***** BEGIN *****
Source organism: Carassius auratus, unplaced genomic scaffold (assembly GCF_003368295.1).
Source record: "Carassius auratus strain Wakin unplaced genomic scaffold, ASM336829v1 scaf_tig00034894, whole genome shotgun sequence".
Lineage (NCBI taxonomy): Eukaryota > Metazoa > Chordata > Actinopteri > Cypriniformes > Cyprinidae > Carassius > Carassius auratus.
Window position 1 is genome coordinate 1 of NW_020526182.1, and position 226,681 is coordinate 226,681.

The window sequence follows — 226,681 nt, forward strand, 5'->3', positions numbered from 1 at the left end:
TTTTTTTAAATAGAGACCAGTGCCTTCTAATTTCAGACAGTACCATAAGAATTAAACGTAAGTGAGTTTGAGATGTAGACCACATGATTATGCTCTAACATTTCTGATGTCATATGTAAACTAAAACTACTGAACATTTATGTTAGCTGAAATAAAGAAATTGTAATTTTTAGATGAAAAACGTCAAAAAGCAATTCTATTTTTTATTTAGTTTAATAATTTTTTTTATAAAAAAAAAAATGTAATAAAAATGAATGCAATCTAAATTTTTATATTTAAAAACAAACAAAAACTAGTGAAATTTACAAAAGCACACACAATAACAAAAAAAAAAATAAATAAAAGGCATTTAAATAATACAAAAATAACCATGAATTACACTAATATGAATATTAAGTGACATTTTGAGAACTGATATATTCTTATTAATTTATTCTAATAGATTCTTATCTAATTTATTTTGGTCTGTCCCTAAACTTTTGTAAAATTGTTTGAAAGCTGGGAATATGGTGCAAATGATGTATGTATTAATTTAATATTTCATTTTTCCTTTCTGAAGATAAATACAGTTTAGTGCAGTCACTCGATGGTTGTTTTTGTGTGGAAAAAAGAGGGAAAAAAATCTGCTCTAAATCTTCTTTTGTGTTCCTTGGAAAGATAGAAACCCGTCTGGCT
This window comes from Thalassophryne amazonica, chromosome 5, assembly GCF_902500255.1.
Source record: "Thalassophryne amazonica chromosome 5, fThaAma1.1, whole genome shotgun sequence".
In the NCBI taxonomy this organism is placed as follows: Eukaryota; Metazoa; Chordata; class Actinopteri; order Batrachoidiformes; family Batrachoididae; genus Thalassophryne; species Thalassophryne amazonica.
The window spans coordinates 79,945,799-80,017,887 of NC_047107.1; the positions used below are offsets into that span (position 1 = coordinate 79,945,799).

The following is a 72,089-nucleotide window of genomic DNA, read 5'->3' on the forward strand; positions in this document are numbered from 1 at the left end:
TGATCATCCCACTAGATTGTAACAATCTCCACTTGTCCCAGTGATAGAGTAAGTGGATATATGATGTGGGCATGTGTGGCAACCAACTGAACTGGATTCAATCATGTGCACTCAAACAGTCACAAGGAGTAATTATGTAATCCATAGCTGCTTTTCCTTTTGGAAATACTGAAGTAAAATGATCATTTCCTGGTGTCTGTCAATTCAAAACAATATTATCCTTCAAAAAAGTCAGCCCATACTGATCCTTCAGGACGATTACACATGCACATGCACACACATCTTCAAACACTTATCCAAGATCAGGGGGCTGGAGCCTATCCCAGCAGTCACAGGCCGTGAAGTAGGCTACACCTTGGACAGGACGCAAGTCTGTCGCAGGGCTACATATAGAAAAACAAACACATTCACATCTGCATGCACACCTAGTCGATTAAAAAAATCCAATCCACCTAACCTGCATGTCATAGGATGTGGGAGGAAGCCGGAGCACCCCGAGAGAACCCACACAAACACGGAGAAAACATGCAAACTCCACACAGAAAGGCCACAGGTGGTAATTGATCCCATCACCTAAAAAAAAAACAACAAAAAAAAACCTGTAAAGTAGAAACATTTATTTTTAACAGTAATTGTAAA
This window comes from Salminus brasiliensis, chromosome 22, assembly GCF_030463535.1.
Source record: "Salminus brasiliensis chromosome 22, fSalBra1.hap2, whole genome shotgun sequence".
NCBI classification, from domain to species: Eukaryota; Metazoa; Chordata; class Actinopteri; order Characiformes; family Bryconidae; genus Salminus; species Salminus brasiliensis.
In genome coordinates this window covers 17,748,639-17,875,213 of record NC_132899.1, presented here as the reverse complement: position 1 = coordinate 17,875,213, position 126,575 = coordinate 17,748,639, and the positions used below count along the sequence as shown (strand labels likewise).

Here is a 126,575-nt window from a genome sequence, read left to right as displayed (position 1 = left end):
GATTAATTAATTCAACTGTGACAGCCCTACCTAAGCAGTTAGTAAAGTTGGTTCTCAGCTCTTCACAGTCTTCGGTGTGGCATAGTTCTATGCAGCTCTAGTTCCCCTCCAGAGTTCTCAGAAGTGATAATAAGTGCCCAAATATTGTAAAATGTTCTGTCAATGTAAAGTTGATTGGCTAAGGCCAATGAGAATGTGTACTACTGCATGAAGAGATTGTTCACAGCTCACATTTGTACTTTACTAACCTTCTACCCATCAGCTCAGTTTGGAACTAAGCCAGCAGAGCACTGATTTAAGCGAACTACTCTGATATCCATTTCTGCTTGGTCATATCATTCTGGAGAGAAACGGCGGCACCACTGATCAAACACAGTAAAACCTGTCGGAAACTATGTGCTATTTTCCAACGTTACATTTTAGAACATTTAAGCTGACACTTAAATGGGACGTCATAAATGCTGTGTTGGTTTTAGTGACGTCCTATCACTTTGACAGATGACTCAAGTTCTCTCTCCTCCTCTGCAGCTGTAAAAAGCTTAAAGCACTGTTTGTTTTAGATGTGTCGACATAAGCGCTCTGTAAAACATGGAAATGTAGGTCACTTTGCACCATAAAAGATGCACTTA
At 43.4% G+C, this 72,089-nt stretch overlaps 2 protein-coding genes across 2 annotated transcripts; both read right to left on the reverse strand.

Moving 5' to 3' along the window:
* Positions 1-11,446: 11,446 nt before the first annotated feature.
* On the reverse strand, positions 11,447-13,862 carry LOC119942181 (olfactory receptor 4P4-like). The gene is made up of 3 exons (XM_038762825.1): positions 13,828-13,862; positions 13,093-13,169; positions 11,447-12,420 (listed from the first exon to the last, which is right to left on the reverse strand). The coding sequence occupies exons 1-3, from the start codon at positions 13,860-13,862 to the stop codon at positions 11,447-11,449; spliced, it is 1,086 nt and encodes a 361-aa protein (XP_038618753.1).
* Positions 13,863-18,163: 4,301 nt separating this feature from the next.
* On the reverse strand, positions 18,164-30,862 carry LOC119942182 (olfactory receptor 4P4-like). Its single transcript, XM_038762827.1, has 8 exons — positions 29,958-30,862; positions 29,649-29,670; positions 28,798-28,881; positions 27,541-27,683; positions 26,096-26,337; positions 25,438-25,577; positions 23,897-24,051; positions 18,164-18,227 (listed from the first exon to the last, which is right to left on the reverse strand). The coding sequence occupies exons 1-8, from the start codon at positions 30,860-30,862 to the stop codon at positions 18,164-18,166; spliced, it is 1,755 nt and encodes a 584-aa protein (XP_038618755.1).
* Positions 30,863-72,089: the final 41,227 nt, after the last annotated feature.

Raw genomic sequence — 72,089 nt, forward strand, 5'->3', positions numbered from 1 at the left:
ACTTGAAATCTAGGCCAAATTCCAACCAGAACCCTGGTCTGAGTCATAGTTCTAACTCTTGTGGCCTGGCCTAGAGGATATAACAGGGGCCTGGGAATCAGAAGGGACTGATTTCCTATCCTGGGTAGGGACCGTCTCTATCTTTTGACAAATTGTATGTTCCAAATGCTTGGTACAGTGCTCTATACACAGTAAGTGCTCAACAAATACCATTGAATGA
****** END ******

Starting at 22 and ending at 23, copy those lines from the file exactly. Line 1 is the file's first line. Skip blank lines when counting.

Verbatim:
* On the reverse strand, positions 11,447-13,862 carry LOC119942181 (olfactory receptor 4P4-like). The gene is made up of 3 exons (XM_038762825.1): positions 13,828-13,862; positions 13,093-13,169; positions 11,447-12,420 (listed from the first exon to the last, which is right to left on the reverse strand). The coding sequence occupies exons 1-3, from the start codon at positions 13,860-13,862 to the stop codon at positions 11,447-11,449; spliced, it is 1,086 nt and encodes a 361-aa protein (XP_038618753.1).
* Positions 13,863-18,163: 4,301 nt separating this feature from the next.